Michael Kunst, Katina T. Lilios, Anna J. Waterman, Joe Allen Artz
Sizandro und Alcabrich el (Torres Vedras ), Portugal: Zwei kupferzeitliche Siedlungskammern im Vergleich
1 – Archaeological surveys conducted along the two valleys of the Sizandro and Alcabrichel rivers show that there was, throughout later prehistory, a more dense population in the Sizandro area than in the Alcabrichel. The reason is most likely that there are more fertile soils on the Jurassic bedrock of the Sizandro, and poorer and sandier soils on the Cretaceous bedrock of the Alcabrichel valley. This result has been investigated in a soils science thesis.
2 – In 1987, a former sea bay was detected in the Sizandro valley. Additional borings along cross-sections of the valley were obtained to reconstruct its former shape. Because of the low water level of the Atlantic Ocean, due to the last Ice Age, the river excavated a deep gorge.
3 – During the process of global warming since the beginning of the Holocene, this gorge was filled by seawater to create a lagoon.
4 – Pollen analysis shows that in the second part of the 6th millennium BC (Early Neolithic), dramatic deforestation began, when the first farmers needed acres of land for their crops and pastures for their domesticated animals. This is supported by finds of Neolithic pottery at a beach and a shell midden, as well from a cave site. Another student thesis designed models of the landform configuration for the Holocene to find possible locations of Neolithic settlements.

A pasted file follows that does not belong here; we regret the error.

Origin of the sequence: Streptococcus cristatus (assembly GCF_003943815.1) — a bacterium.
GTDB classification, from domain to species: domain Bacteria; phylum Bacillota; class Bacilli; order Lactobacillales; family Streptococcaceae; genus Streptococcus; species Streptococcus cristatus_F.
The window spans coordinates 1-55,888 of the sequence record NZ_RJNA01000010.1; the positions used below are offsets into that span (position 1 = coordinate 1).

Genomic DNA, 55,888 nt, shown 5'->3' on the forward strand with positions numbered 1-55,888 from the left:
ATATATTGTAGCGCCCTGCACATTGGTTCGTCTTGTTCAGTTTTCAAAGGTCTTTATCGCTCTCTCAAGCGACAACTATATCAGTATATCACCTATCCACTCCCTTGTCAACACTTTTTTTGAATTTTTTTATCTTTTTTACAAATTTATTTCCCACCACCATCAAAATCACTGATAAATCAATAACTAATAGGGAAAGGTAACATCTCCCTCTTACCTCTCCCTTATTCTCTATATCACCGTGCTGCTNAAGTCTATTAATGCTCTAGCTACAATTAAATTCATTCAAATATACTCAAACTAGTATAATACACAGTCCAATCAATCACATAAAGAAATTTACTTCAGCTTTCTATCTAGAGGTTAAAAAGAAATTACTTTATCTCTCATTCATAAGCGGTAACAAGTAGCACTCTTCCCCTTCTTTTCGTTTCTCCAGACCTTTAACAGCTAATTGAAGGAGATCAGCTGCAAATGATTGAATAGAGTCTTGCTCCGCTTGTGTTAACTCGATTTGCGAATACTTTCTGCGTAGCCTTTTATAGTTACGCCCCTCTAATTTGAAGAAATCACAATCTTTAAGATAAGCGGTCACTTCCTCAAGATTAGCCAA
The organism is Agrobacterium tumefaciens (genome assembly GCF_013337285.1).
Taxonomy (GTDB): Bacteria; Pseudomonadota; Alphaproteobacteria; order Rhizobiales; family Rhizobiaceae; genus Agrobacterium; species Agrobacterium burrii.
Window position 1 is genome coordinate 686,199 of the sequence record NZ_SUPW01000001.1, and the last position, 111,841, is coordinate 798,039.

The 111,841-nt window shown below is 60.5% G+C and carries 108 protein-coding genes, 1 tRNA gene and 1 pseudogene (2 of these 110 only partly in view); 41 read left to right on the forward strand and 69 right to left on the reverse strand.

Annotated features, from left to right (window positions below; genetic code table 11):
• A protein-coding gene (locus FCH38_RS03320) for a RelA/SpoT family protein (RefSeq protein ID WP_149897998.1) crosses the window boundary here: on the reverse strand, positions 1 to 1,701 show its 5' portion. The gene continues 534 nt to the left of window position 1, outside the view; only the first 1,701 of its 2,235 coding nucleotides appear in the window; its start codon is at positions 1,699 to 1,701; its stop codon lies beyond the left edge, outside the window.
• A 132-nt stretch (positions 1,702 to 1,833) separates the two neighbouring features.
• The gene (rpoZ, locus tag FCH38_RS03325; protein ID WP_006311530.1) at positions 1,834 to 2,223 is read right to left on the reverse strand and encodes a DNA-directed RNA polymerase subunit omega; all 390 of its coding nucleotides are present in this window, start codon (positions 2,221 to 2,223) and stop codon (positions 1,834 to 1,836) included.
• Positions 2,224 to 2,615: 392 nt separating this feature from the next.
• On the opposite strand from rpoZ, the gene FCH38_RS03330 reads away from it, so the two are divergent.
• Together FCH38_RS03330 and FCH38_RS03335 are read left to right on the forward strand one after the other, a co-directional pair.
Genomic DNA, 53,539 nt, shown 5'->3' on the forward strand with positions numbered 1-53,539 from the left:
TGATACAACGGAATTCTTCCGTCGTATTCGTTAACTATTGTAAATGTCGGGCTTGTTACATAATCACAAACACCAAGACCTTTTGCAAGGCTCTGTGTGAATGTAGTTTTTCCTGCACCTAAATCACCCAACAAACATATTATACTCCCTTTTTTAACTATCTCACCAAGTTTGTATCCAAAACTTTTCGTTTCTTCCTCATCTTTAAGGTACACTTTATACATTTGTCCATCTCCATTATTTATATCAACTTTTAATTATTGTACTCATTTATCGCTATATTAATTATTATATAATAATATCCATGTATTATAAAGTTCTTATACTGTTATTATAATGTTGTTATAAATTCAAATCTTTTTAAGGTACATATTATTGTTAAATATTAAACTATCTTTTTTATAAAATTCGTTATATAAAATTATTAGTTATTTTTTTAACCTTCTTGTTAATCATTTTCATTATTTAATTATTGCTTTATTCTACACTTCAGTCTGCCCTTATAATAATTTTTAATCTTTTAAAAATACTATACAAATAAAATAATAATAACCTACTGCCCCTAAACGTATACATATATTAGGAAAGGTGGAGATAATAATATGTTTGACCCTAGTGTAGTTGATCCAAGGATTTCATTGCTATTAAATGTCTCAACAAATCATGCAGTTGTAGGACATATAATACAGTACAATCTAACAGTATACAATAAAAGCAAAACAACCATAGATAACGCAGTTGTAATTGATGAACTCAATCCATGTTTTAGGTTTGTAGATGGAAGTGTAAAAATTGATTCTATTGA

5 – As a consequence of this deforestation, a process of sedimentation began that filled the Holocene lagoon. In the 3rd millennium BC, some of this lagoon still existed, but it was not very deep. Therefore, it is not likely there existed a harbour for seagoing ships of the Copper Age fortified settlement of Zambujal, as has been suggested.
6 – For the Chalcolithic period, a new reconstruction was painted according to new interdisciplinary studies.
7 – The excavations at the burial site of Bolores brought new insights into the health, diet, ancestry, social organization, and rituals of people living in the 3rd millennium BC. Analyses of the C, N and O isotopes of bones of sheep and goats from Zambujal demonstrated a significant difference in the diet of these animals between the early and later phases of the site, which is likely due to either an anthropogenic effect on the environment or climatic change.